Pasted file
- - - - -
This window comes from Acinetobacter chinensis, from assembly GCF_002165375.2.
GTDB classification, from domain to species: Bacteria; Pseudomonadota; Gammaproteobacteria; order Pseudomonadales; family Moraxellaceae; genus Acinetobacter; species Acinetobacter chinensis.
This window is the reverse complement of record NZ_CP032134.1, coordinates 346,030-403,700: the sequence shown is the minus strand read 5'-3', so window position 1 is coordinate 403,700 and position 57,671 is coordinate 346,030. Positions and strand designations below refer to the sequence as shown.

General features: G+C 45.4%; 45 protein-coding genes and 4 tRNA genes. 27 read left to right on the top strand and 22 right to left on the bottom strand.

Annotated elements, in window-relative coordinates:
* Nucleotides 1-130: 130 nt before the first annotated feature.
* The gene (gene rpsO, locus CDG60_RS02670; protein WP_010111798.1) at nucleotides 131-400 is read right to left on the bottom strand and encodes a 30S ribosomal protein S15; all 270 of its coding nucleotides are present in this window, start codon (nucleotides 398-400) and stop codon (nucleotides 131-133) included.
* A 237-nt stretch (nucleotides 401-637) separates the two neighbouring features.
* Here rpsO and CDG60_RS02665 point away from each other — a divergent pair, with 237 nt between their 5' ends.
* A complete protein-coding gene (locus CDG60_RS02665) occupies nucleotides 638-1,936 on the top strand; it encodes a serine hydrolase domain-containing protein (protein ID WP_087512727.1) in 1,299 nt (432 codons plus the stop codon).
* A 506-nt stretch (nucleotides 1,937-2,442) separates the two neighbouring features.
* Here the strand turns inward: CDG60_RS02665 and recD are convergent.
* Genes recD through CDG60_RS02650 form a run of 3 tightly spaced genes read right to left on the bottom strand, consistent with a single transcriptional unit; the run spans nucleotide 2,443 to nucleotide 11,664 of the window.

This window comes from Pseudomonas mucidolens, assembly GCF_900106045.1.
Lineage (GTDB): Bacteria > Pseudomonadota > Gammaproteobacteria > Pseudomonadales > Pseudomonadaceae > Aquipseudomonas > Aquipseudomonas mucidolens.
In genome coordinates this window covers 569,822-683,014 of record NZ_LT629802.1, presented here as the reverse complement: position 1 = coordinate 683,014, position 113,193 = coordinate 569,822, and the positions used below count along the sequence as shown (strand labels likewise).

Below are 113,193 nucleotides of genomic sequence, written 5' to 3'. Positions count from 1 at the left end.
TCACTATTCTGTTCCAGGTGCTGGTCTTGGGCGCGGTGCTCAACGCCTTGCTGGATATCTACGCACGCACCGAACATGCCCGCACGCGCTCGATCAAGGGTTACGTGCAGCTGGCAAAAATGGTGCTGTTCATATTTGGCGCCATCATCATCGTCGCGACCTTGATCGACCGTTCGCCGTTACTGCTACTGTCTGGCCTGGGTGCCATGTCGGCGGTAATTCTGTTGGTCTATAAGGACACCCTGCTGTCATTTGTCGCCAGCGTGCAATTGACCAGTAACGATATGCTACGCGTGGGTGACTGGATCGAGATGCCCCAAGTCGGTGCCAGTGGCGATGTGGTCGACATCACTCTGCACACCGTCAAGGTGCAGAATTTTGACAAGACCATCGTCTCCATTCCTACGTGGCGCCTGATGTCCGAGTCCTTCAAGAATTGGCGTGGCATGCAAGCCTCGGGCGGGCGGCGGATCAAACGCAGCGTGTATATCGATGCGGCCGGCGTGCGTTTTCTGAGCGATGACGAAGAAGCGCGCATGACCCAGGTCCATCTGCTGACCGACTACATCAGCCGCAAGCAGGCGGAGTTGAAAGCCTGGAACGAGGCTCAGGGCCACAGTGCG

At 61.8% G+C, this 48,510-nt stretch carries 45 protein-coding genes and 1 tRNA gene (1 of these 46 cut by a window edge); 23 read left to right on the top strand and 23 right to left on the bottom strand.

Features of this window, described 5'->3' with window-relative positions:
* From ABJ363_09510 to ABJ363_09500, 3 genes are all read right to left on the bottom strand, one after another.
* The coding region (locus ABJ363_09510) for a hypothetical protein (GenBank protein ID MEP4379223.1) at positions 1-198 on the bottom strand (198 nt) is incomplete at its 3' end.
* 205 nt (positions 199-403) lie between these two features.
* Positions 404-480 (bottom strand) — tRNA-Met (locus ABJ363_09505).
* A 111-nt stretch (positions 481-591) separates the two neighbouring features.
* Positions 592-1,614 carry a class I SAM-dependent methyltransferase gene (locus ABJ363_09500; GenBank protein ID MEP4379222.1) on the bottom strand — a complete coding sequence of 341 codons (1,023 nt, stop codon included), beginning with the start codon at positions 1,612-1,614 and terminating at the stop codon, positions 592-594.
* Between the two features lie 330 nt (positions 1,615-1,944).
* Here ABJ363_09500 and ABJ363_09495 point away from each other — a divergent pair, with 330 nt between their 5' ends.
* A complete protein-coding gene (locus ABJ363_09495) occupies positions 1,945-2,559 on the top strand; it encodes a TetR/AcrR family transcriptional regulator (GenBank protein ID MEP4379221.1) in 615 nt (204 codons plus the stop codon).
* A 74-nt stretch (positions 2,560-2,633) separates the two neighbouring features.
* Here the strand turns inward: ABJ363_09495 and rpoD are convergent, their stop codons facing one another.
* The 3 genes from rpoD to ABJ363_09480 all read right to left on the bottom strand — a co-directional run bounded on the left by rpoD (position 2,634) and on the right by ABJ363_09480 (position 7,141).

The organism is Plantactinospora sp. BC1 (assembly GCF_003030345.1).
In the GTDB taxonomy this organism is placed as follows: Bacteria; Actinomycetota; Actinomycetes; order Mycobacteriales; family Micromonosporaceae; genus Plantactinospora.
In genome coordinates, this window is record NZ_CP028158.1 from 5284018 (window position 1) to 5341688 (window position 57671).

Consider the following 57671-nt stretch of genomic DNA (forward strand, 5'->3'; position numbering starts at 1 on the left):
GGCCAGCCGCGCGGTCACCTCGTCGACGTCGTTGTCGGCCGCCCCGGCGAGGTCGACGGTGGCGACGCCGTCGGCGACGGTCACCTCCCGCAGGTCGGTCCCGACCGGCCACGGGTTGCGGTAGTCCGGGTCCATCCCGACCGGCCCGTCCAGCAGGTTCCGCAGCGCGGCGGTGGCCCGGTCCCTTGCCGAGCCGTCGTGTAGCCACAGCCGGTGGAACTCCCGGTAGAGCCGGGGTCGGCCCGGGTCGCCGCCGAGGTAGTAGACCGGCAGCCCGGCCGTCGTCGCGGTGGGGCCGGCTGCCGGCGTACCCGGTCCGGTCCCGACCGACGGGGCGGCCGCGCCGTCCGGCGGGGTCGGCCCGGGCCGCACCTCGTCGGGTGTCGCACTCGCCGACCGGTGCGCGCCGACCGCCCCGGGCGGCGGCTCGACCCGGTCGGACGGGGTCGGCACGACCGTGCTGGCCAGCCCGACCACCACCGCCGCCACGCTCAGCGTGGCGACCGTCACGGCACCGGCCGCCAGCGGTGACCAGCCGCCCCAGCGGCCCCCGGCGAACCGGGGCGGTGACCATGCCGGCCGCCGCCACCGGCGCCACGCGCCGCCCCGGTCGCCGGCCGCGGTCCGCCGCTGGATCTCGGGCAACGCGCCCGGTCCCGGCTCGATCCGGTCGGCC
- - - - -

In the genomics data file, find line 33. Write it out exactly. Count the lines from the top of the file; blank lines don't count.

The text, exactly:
The organism is Plantactinospora sp. BC1 (assembly GCF_003030345.1).